We do not know how much tax Amazon EU pays in the UK after it started declaring revenuesto HMRC in 2015, as the company does not publish its accounts on a country by county basis. However, as a whole, Amazon EU S.à r.l. does not it seems pay any corporation tax at all – in fact the company receives tax credits from governments.

All this means that even though Netflix Services UK will see its revenues increase next year by hundreds of millions of pounds after it starts to bill its UK customers, that is no guarantee that this will flow through into higher profits declared in the UK.

In fact, as we have pointed out, Netflix has substantial operations in the UK that qualify for UK film production credits. These credits can be offset against any profits that the company makes in the UK.

The European approach

Whilst the UK has generally looked at the distance selling model deployed by digital companies as an avoidance issue, and responded with new anti-avoidance rules to capture the avoided tax (like the Diverted Profits Tax), European tax authorities have taken a different approach to the very same issues.

In France, tax authorities opened an investigation into fraud after it alleged that Google had failed to declare activities in the country. Google settled the matter and paid a fine of €965m.10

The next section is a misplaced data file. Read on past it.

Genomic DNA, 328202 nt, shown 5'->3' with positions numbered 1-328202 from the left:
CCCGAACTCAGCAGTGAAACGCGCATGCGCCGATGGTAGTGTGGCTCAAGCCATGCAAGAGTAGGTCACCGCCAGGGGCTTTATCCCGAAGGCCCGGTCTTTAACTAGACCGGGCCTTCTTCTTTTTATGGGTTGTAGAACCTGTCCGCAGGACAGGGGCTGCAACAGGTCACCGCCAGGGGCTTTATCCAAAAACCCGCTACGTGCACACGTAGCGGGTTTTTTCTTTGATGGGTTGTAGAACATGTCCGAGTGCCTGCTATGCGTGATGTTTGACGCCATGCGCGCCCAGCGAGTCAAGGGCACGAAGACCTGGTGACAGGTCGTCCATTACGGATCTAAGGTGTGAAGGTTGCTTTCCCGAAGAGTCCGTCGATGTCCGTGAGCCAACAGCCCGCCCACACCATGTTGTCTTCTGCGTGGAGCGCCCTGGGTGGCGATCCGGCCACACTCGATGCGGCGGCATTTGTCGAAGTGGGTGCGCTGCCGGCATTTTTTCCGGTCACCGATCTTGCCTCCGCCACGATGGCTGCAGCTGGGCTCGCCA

In Italy, Italian prosecutors are currently investigating whether or not Netflix is guilty of tax evasion through the non-declaration of revenue from its Italian subscribers (because until now, that revenue has been declared in the Netherlands). The case is interesting in that it asks whether the physical infrastructure that Netflix owns to deliver content to its subscribers (including servers and cables) means that it is in fact trading via a permanent establishment.11 Netflix has until now not had an office in Italy.

These cases demonstrate how different tax authorities around the world can look at the same problem and take a very different view over the approach to take, including what legal remedies to employ in order to combat suspected tax avoidance.

Tax Reform

When Google settled its dispute with the French Authorities, the company made a statement which said:

“We remain convinced that a coordinated reform of the international tax system is the best way to provide a clear framework to companies operating worldwide.”12